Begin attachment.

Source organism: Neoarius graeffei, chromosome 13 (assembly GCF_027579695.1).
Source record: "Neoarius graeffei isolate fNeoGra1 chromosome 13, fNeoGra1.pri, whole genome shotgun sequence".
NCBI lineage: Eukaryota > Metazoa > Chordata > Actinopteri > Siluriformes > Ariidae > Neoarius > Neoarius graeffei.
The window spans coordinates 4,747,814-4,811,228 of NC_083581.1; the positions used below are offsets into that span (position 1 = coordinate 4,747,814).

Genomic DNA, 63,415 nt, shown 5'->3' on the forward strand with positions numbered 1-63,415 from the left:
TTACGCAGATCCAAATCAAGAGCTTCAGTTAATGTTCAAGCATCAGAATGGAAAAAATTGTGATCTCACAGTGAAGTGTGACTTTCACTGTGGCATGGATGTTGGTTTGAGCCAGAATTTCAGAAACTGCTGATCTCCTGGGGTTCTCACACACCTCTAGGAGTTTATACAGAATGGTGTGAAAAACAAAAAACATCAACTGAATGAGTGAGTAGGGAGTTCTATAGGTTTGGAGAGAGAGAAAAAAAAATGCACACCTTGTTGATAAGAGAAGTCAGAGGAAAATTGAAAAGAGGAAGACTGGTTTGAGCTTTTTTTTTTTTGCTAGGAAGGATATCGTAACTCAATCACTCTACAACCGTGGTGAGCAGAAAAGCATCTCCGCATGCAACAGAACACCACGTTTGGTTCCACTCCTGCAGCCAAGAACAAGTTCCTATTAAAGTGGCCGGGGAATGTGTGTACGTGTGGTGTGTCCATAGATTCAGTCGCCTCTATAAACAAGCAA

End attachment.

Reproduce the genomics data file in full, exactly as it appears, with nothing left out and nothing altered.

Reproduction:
Source organism: Neoarius graeffei, chromosome 13 (assembly GCF_027579695.1).
Source record: "Neoarius graeffei isolate fNeoGra1 chromosome 13, fNeoGra1.pri, whole genome shotgun sequence".
NCBI lineage: Eukaryota > Metazoa > Chordata > Actinopteri > Siluriformes > Ariidae > Neoarius > Neoarius graeffei.
The window spans coordinates 4,747,814-4,811,228 of NC_083581.1; the positions used below are offsets into that span (position 1 = coordinate 4,747,814).

Genomic DNA, 63,415 nt, shown 5'->3' on the forward strand with positions numbered 1-63,415 from the left:
TTACGCAGATCCAAATCAAGAGCTTCAGTTAATGTTCAAGCATCAGAATGGAAAAAATTGTGATCTCACAGTGAAGTGTGACTTTCACTGTGGCATGGATGTTGGTTTGAGCCAGAATTTCAGAAACTGCTGATCTCCTGGGGTTCTCACACACCTCTAGGAGTTTATACAGAATGGTGTGAAAAACAAAAAACATCAACTGAATGAGTGAGTAGGGAGTTCTATAGGTTTGGAGAGAGAGAAAAAAAAATGCACACCTTGTTGATAAGAGAAGTCAGAGGAAAATTGAAAAGAGGAAGACTGGTTTGAGCTTTTTTTTTTTTGCTAGGAAGGATATCGTAACTCAATCACTCTACAACCGTGGTGAGCAGAAAAGCATCTCCGCATGCAACAGAACACCACGTTTGGTTCCACTCCTGCAGCCAAGAACAAGTTCCTATTAAAGTGGCCGGGGAATGTGTGTACGTGTGGTGTGTCCATAGATTCAGTCGCCTCTATAAACAAGCAA